Helmholtz Centre Potsdam
GFZ German Research Centre for Geosciences
Abstract (EDOC: 837)
Geochemical studies have been conducted on the Waratah Fault Zone, a steep, NE-SW-trending brittle fault zone in the southeastern Lachlan Fold Belt, Australia. Strike-slip movement along the fault juxtaposed an Early Devonian turbidite sequence (Liptrap Formation) against heavily veined Early Devonian limestones. The fault zone consists of the faulted Liptrap Formation and faulted limestones, and a fault core composed of a fault-melange zone and strongly brecciated limestones. The fault zone records extensive mineralogical and stable isotope alteration within the deformed turbidites of the Liptrap Formation and within the limestone sequence. For the Liptrap Formation a volume loss of approximately 28% was calculated for the transition from unaltered sediments to the fault-melange zone. The volume loss in the limestone gouge is much higher (60%). The calculated fluid/rock ratios in the limestone sequence, are at least an order of magnitude lower than in the fault-melange zone. Stable isotopic and rare-earth elemental data document the infiltration of near-surface meteoric water, during brittle deformation and alteration of the fault zone. The interaction of fluids with contrasting lithologies led to different alteration processes affecting fault weakening and/or strengthening. The cyclic change between large-scale fluid infiltration due to brittle failure (open system) and fault rock cementation (closed system) may represent a combined conduit-barrier system in the limestone sequence. Within the Liptrap Formation, no cementation took place, as the conditions for quartz precipitation were unsuitable. Hence, the fault system remains open in respect to fluids (conduit system, only). Additionally, the "permanent" fluid infiltration dissolved silica and altered detrital feldspar, resulting in subsequent porosity increase within the fault-melange zone. Our results are consistent with investigations in modern accretionary complexes, where major decollements and subsidiary faults have been shown to be important fluid conduits.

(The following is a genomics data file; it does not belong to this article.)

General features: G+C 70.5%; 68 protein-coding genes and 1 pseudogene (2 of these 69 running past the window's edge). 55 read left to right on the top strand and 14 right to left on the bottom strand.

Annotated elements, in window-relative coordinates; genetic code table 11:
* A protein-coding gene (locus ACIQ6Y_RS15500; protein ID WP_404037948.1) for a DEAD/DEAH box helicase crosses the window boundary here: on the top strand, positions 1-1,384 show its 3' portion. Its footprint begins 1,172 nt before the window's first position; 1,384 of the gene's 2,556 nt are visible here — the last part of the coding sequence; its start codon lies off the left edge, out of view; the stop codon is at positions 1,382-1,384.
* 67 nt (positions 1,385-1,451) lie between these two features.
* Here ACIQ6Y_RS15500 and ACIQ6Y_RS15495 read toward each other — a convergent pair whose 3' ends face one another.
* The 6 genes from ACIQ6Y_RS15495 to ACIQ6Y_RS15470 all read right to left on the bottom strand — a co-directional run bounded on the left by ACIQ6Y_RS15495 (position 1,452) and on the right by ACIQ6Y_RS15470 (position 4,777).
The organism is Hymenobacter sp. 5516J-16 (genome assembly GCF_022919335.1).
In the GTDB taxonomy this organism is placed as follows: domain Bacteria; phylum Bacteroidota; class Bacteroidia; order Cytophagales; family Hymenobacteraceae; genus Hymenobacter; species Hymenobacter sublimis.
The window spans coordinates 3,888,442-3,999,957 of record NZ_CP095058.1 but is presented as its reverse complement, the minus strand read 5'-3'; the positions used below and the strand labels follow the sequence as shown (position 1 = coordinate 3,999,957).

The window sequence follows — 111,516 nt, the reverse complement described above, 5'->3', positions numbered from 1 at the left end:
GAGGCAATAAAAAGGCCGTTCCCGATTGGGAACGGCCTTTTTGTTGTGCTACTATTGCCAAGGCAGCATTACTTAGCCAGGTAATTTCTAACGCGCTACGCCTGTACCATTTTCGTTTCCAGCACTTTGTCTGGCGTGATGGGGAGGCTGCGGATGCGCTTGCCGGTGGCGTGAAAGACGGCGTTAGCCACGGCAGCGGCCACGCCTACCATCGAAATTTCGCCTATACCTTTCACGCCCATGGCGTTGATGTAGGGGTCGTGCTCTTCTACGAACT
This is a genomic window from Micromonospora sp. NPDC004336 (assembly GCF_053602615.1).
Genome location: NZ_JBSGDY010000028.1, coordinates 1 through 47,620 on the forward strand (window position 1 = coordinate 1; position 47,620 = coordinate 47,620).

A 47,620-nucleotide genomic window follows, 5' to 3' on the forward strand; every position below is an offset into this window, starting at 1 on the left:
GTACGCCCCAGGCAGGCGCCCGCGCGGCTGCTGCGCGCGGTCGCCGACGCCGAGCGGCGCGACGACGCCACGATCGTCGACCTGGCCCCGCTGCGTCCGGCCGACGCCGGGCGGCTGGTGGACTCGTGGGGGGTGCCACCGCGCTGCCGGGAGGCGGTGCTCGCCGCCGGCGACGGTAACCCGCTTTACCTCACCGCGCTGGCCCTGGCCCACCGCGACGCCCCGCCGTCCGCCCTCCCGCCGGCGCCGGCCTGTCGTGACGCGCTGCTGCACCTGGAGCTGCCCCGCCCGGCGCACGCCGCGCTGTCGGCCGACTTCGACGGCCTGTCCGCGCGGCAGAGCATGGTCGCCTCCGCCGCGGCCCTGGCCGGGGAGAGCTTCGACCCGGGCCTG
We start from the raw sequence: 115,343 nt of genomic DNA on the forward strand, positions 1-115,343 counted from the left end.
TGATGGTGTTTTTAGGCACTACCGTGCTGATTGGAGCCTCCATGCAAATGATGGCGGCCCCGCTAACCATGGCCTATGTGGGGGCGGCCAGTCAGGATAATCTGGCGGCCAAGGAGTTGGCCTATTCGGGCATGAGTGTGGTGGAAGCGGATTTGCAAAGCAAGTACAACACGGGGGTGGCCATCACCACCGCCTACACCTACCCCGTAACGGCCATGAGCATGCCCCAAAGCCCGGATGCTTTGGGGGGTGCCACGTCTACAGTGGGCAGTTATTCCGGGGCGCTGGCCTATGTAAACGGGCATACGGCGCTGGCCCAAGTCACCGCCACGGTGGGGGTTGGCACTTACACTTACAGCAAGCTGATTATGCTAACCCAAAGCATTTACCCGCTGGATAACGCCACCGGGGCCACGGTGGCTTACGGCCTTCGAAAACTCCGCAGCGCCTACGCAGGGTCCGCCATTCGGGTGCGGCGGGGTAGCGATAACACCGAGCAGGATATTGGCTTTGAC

(1998): Fluid regime in faulting deformation of the Waratah fault zone, Australia, as inferred from major and minor element analyses and stable isotopic signatures. Tectonophysics, 294, 1-2, 109-130.